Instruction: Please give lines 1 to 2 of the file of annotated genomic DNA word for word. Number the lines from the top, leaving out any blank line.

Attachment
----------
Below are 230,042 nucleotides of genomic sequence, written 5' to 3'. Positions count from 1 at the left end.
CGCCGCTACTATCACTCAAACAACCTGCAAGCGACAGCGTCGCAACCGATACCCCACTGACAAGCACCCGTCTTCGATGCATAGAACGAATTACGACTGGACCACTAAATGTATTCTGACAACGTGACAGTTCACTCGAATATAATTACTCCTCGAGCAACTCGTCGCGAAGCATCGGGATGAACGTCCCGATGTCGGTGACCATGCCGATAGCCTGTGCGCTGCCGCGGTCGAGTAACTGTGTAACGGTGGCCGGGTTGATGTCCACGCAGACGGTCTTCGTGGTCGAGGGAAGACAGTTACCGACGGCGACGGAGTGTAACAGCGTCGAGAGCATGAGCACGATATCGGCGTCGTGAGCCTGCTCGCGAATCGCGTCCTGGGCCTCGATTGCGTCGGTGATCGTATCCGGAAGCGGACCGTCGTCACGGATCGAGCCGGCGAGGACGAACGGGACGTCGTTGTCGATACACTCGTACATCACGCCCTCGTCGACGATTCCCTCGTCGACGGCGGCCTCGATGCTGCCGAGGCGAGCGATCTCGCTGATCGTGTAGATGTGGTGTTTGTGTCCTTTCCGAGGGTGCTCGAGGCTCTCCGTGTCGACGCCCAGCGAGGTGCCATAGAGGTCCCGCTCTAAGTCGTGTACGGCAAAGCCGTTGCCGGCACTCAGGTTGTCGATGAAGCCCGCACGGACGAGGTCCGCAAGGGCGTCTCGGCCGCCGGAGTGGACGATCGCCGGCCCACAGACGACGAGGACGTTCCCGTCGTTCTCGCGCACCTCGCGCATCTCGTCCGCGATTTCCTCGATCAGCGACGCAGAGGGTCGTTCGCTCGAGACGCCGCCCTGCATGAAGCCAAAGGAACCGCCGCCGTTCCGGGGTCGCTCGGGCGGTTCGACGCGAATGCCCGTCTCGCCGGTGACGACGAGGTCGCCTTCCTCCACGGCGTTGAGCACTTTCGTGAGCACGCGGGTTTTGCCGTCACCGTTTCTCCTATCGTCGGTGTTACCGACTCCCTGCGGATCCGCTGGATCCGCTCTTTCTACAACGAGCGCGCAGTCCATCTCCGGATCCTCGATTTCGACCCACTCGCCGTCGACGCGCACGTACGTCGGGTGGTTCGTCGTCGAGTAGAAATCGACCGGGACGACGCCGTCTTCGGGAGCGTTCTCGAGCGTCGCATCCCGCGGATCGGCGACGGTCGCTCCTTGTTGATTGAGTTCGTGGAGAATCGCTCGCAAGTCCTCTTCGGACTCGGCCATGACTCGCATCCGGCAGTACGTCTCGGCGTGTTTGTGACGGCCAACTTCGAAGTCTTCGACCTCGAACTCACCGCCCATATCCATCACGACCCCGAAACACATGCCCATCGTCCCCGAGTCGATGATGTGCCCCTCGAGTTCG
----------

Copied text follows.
Below are 230,042 nucleotides of genomic sequence, written 5' to 3'. Positions count from 1 at the left end.
CGCCGCTACTATCACTCAAACAACCTGCAAGCGACAGCGTCGCAACCGATACCCCACTGACAAGCACCCGTCTTCGATGCATAGAACGAATTACGACTGGACCACTAAATGTATTCTGACAACGTGACAGTTCACTCGAATATAATTACTCCTCGAGCAACTCGTCGCGAAGCATCGGGATGAACGTCCCGATGTCGGTGACCATGCCGATAGCCTGTGCGCTGCCGCGGTCGAGTAACTGTGTAACGGTGGCCGGGTTGATGTCCACGCAGACGGTCTTCGTGGTCGAGGGAAGACAGTTACCGACGGCGACGGAGTGTAACAGCGTCGAGAGCATGAGCACGATATCGGCGTCGTGAGCCTGCTCGCGAATCGCGTCCTGGGCCTCGATTGCGTCGGTGATCGTATCCGGAAGCGGACCGTCGTCACGGATCGAGCCGGCGAGGACGAACGGGACGTCGTTGTCGATACACTCGTACATCACGCCCTCGTCGACGATTCCCTCGTCGACGGCGGCCTCGATGCTGCCGAGGCGAGCGATCTCGCTGATCGTGTAGATGTGGTGTTTGTGTCCTTTCCGAGGGTGCTCGAGGCTCTCCGTGTCGACGCCCAGCGAGGTGCCATAGAGGTCCCGCTCTAAGTCGTGTACGGCAAAGCCGTTGCCGGCACTCAGGTTGTCGATGAAGCCCGCACGGACGAGGTCCGCAAGGGCGTCTCGGCCGCCGGAGTGGACGATCGCCGGCCCACAGACGACGAGGACGTTCCCGTCGTTCTCGCGCACCTCGCGCATCTCGTCCGCGATTTCCTCGATCAGCGACGCAGAGGGTCGTTCGCTCGAGACGCCGCCCTGCATGAAGCCAAAGGAACCGCCGCCGTTCCGGGGTCGCTCGGGCGGTTCGACGCGAATGCCCGTCTCGCCGGTGACGACGAGGTCGCCTTCCTCCACGGCGTTGAGCACTTTCGTGAGCACGCGGGTTTTGCCGTCACCGTTTCTCCTATCGTCGGTGTTACCGACTCCCTGCGGATCCGCTGGATCCGCTCTTTCTACAACGAGCGCGCAGTCCATCTCCGGATCCTCGATTTCGACCCACTCGCCGTCGACGCGCACGTACGTCGGGTGGTTCGTCGTCGAGTAGAAATCGACCGGGACGACGCCGTCTTCGGGAGCGTTCTCGAGCGTCGCATCCCGCGGATCGGCGACGGTCGCTCCTTGTTGATTGAGTTCGTGGAGAATCGCTCGCAAGTCCTCTTCGGACTCGGCCATGACTCGCATCCGGCAGTACGTCTCGGCGTGTTTGTGACGGCCAACTTCGAAGTCTTCGACCTCGAACTCACCGCCCATATCCATCACGACCCCGAAACACATGCCCATCGTCCCCGAGTCGATGATGTGCCCCTCGAGTTCG